Morning Meditation for the Third Monday after Epiphany ~ St Alphonsus Liguori

Archbishop Jerome Lloyd OSJVPosted by

Morning Meditation

LET US HASTEN TO GIVE OURSELVES TO GOD.

To secure a happy death the Saints abandoned all things. They left their country; they renounced the delights and the hopes the world held out to them and embraced a life of Poverty and Contempt. O ye sons of men, how long will you be dull of heart? Why do you love vanity and seek after lying?

I.

David calls the happiness of this life the dream of them that awake (Ps. lxxii. 20). In explaining these words, a certain author says: The goods of this world appear great, but they are nothing: like a dream that lasts but a little and afterwards vanishes, they are enjoyed but a short time. The thought that with death all ends, made St. Francis Borgia resolve to give himself entirely to God. The Saint was obliged to accompany the dead body of the Empress Isabella to Grenada. When the coffin was opened her appearance was so horrible and the smell so intolerable that all had to retire. St. Francis remained to contemplate in the dead body of his sovereign the vanity of the world; and looking at it he exclaimed: “Are you, then, my empress? Are you the queen before whom so many bent their knee in reverential awe? O Isabella, where is your majesty, your beauty gone?” “Thus, then,” he said within himself, “end the greatness and the crowns of this world! I will henceforth serve a Master Who can never die!” From that moment he consecrated himself to the love of Jesus crucified; and he made a vow to become a Religious, should his wife die before him. This vow he afterwards fulfilled by entering the Society of Jesus.

Justly, then, has a person who was undeceived written on a skull these words: Cogitanti vilescunt omnia. To him who reflects on death, everything in this world appears contemptible. He cannot love the earth. And why are there so many unhappy lovers of this world? It is because they do not think of death. O ye sons of men, how long will you be dull of heart? Why do you love vanity, and seek after lying? (Ps. iv. 3). Miserable children of Adam, says the Holy Ghost, why do you not chase away from your heart so many earthly affections which make you love vanity and lies? What has happened to your forefathers must befall you. They dwelt in the same palace which you inhabit, and slept in your very bed; but now they are no more. Such, too, will be your lot.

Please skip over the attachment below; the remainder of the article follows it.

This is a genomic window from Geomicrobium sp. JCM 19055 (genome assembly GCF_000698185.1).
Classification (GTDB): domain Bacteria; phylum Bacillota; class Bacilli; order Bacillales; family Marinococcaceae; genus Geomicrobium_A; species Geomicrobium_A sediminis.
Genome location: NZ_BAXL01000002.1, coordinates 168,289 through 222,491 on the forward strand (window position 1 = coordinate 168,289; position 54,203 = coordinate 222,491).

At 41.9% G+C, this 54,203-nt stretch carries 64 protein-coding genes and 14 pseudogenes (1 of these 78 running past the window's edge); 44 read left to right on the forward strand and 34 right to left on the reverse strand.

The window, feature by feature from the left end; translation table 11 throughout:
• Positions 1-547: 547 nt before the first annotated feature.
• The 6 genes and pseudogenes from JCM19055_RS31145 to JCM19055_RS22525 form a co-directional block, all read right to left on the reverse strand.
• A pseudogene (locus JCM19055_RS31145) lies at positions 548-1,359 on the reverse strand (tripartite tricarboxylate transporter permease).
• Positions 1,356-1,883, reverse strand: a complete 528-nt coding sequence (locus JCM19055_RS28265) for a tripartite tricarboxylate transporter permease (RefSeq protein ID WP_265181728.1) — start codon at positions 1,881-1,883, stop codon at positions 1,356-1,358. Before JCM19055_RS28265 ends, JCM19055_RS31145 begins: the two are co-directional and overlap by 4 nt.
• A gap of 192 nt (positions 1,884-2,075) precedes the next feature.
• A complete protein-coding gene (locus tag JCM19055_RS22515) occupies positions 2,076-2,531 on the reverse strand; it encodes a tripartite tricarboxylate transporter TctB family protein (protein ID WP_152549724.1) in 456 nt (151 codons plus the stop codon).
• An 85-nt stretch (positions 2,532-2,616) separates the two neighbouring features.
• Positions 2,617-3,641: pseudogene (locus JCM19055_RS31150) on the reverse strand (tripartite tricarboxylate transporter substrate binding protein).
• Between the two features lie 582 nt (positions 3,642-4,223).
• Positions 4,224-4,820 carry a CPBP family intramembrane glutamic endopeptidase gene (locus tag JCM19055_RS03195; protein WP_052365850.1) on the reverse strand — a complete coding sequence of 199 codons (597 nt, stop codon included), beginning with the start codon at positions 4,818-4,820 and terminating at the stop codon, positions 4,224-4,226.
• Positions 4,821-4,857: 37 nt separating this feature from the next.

My dear Redeemer, I thank Thee for having waited for me. What should have become of me had I died when I was at a distance from Thee? May Thy mercy and patience, which I have experienced for so many years, be forever blessed! I thank Thee for the light and grace with which Thou dost now assist me. I did not then love Thee, and I cared but little to be loved by Thee. I now love Thee with my whole heart, and nothing grieves me so much as the thought of having displeased so good a God. This sorrow tortures my soul; but it is a sweet torment, because it gives me confidence that Thou hast already pardoned me.

II.

Give yourself, then, to God before death comes upon you. Whatsoever thy hand is able to do, do it earnestly (Eccles. ix. 10). What you can do today, defer not till tomorrow; for a day once passed never returns, and tomorrow death may come, and prevent you from ever more being able to do good. Detach yourself instantly from everything which removes, or can remove, you from God. Let us instantly renounce in affection the goods of this earth, before death strips us of them by force. Blessed are the dead who die in the Lord (Apoc. xiv. 13). Happy they who at death are already dead to all attachment to this world. They fear not, but desire death, and embrace it with joy; for, instead of separating them from the Good they love it unites them to the Supreme Good, Who is the sole object of their affections, and Who will render them happy for eternity.

O my sweet Saviour, would that I had died a thousand times before I sinned against Thee! I tremble lest I should hereafter offend Thee again. Ah! make me die the most painful of all deaths rather than permit me evermore to lose Thy grace. I was once the slave of hell; but now I am Thy servant, O God of my soul! Thou hast said that Thou lovest those that love thee (Prov. viii. 17). I love Thee. Therefore I am Thine and Thou art mine. I may lose Thee at some future time; but the grace which I ask of Thee is, to take me out of life rather than suffer me ever to lose Thee again. Unasked, Thou hast bestowed upon me so many graces; I cannot now fear that Thou wilt not hear my prayer for the grace which I now implore. Do not permit me ever to lose Thee. Give me Thy love, and I desire nothing more. Mary, my hope, intercede for me.

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